June is the sound of the fog horn and seeing approaching gray swirls that turn into gray walls that hide that which, only moments ago, was visible. Sometimes the gray creeps in from the sea, the silent lowering mass decreasing visibility of the water. Fog enshrouds everything bringing a particular kind of quiet but one with a dank chill that penetrates to your bones.

This year the fringe of rose bushes that marks the transition between “lawn” into rocks seems to be thriving. These roses were nearly wiped out by onrushing ocean in storms these past two years. Perhaps unaware of dire climate change predictions they are full of bright pink blossoms hopeful and cheery.

When the nose-tingling scent of the briny sea mixes with the sweet smell of the roses it’s possible to close your eyes and get lost in the contrasting scents. A waft of brine sharpens everything, the life and death of the sea in your nostrils, your senses reminding you to pay attention. There is more going on here than you let yourself know.

June is sight and sound and smells changing moment to moment, endless and unexpected and, sometimes, uninvited. Nothing puts a damper on a June party faster than a thick fog. But when the skies are bright and the rose bushes vibrate with pink life June is pure promise.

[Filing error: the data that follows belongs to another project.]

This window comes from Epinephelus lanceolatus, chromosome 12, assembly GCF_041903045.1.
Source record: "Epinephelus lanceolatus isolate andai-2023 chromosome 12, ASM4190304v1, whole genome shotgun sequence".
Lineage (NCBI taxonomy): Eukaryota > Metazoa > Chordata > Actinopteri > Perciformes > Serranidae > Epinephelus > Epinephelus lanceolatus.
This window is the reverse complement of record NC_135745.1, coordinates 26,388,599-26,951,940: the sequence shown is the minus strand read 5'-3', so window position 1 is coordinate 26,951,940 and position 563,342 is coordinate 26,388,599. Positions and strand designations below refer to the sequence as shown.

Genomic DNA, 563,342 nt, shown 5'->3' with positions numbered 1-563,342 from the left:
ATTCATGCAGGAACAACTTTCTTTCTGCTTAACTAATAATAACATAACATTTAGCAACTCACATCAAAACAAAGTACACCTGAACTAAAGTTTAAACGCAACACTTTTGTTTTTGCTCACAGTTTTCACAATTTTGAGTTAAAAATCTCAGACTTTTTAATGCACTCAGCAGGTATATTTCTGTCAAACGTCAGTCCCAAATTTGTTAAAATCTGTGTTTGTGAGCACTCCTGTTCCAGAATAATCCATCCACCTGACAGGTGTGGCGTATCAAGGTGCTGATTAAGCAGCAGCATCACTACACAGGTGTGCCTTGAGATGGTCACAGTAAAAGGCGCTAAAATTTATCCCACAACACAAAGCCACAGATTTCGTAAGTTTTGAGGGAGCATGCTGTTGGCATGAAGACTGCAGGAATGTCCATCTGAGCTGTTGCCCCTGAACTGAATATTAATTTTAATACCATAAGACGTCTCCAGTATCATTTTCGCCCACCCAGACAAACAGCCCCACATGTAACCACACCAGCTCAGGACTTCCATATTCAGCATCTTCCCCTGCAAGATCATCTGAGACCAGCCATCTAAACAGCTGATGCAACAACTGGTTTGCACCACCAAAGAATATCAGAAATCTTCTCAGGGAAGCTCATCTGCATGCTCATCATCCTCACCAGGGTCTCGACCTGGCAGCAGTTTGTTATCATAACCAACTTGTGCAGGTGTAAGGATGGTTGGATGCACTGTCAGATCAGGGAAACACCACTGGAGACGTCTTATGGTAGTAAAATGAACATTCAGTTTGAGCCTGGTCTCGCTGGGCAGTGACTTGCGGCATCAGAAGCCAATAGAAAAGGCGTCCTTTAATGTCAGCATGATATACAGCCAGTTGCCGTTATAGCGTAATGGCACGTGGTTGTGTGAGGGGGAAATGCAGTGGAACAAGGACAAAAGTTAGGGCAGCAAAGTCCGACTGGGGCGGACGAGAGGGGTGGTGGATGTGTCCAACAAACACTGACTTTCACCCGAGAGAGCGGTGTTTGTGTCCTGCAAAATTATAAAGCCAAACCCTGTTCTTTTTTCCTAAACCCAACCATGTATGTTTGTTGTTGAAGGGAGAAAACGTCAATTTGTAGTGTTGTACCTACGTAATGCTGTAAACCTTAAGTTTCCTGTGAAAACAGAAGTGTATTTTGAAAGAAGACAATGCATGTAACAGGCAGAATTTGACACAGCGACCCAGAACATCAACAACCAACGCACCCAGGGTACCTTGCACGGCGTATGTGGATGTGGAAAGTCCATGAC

And only in June do the spikes of lupine shoot up from the green tangle of the fields. Their predominant purple with occasional pinks rise and sway in the onshore breeze. Beware of lupine fields massed along roadsides. Cars stop abruptly leaving little room to pass as their occupants spill out of the doors camera phones armed and ready. Lupines are an iconic image. Who doesn’t want to share their beauty?

June is when the sea is dark blue with white spray joyously flying upward from the rocks. June is the roller coaster, the seesaw balance of heartbreak and joy and you are along for nature’s ride. June teaches us to be flexible and to temper our desires as it holds hints both of the winter’s passing and of the coming summer joy.

I am unexpectedly still by the sea grateful for the extraordinary beauty surrounding me and all who travel here, each of us feeling the particular aliveness this turbulent transition from cold to warm allows, perhaps one last chance or maybe more, we look for promise and hope the hallmarks of June.